The Shape of Water

Women falling in love with monsters is nothing new. Beauty and the Beast is just that—a beautiful young woman falls in love with a monster and the power of true love turns the scary monster into a handsome prince. Even outside the realm of fairy tales, later stories such as The Phantom of the Opera, or the Francis Ford Coppola 1992 adaptation of Dracula had the female lead falling in love with a monster. Even then, the Phantom has the gift of music to woo Christine and Dracula can use his powers to turn into a handsome younger man.

But what if there was no transformation or powers of flirtation? What if even after falling in love, the monster didn’t turn into a handsome man? Or even with Shrek, the beautiful woman turns into a monster herself? What if the two leads love each other as they are, and their lonely and isolated lives draw them to each other? The Shape of Water (2017) is the story of a human, Elisa, who falls in love with a humanoid amphibian. Amongst this love story is the heated 1960s conflict between the US and the USSR. Directed and written by Guillermo del Toro, the idea from the film came from a childhood wish of wanting to see the woman and the Gillman from Creature from the Black Lagoon (1954) end up together.

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Not only is this story a twist on the standard monster flick, but the protagonist is too. Elisa is no classic fantasy heroine. Her backstory is not connected to royalty, secretly or otherwise. Abandoned next to a river as a baby, she had her tongue cut out and gill-shaped slashes on her neck. This mutilation robs her of her ability to talk and she communicates via sign-language. Unlike many women of fantasy, Elisa has a job, but not a romantic one; she works as a night janitor in a secret government laboratory. With Elisa’s disability and her job as a cleaner, she is often invisible to many, if not outright ignored.

Elisa has close friends. One is her closeted next-door neighbour Giles, who works as a struggling advertisement illustrator. Another is Zelda, an African-American woman and fellow janitor at the facility. Elisa, Giles, and Zelda are all marginalised in 1960s society. This is a setting and atmosphere Del Toro chose, speaking to The Minnesota Daily, “If I do it about today it becomes too topical about the news. We get it in the news and social media and blah, blah, blah.’ But if I say once upon a time in 1962, it becomes a fairy tale for troubled times. People can lower their guard a bit more and listen to the story and listen to the characters and talk about the issues rather than the circumstances of the issues.” By changing the setting, Del Toro allowed his story to appeal to a wider audience without compromising the message.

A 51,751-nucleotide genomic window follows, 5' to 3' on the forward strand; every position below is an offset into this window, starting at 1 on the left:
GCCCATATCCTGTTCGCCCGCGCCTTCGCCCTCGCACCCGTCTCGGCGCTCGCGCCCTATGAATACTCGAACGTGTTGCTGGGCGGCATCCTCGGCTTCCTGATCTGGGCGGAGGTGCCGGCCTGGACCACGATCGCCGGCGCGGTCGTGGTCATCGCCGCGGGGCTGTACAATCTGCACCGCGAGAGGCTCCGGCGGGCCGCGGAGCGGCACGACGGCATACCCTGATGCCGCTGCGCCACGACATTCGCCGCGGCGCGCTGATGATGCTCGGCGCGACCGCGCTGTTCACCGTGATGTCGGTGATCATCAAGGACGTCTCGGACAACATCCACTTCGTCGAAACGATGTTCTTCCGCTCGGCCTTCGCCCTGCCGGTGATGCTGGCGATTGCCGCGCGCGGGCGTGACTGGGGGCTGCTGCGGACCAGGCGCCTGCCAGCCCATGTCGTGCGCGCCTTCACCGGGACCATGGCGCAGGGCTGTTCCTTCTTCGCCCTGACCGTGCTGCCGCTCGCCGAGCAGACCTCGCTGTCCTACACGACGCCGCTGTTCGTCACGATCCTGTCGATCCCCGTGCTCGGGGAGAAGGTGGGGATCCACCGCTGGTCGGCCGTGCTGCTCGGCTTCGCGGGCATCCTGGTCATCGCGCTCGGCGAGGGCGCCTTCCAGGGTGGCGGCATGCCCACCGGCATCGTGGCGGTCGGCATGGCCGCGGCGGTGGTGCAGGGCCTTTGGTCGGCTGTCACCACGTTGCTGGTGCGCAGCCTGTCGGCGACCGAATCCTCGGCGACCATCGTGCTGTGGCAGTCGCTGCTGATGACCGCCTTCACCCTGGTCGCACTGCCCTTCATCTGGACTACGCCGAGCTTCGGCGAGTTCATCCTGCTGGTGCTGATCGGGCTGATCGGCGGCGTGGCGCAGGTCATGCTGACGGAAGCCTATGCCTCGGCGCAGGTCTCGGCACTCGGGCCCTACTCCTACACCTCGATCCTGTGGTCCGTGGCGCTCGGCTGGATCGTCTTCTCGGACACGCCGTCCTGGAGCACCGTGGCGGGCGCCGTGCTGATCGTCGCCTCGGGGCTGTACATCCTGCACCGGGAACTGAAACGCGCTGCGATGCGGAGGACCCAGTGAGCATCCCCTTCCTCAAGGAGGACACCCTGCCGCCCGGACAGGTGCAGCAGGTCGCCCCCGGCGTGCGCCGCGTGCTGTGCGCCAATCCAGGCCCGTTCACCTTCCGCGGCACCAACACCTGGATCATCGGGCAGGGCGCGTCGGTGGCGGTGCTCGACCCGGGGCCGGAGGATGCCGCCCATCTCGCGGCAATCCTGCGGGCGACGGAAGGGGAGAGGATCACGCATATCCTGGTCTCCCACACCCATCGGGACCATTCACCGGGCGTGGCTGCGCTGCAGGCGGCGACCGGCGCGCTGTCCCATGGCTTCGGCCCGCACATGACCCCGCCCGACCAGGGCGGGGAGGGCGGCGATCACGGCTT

Amid Elisa and Zelda’s night-to-night shift, a top-secret container arrives at the facility. Elisa discovers it contains a mysterious creature caught in South America. Her fascination with the amphibian leads to her to attempt communications through sign-language. Soon, the two begin a friendship. Meanwhile the reasons for capturing the creature become more sinister. The Americans are envious at the Soviets for having the current technological advantage, such as their advancements in the Space Race. The US government believes this creature could put them in front. After some careful study, they decide to vivisect the creature before the Soviets learn of its existence. The man in charge of the project is Colonel Richard Strickland.

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Stickland is the personified American Dream of the 60s. He has a nice house in a delightful suburb; a pretty wife and two children (a boy and a girl); and a brand new cadillac. Except he always wants more. Even when his wife is telling him the neighbourhood is nice and their children are doing well in school, he tells her Baltimore is a dump. At work Strickland repeatedly abuses the creature, for little reason other than personal pleasure. Stickland is an allegory for the elite in the 1960s. In the LA Times article, Del Toro states of life in the 1960s, “If you were a white Anglo-Saxon Protestant, then things were great. You had jet-fin cars, super-fast kitchens. But everyone else didn’t have it so good. And the creature sort of represents everybody else.” As Elisa secretly watches Strickland beat the creature, she resolves to break the amphibian out of the laboratory.

The Shape of Water takes a classic 1950s horror film and turns it into so much more. A story of isolation, repression and fear. The characters are all disenfranchised by the system, and our antagonist, instead of being the monster, is the time’s perfect ideal. Our heroes band together to rescue a being from the cruel clutches of the antagonist. While weakened when alone, together they form an unstoppable force. However, most importantly it’s a love story. Elisa and the creature need not change for each other, internally or externally. They fall in love with each other because of who they are, not who they could be. The Shape of Water has truly changed the monster genre forever.

mayjune2018

ABOUT THE AUTHOR: Scarlett Grant is a young graduate trying to step into the real world. When she’s not writing for Femnista, she’s focusing on her own blog: Thoughts in 500 Words. She is also an amateur history buff, with other interests in art, film, languages, music and writing.

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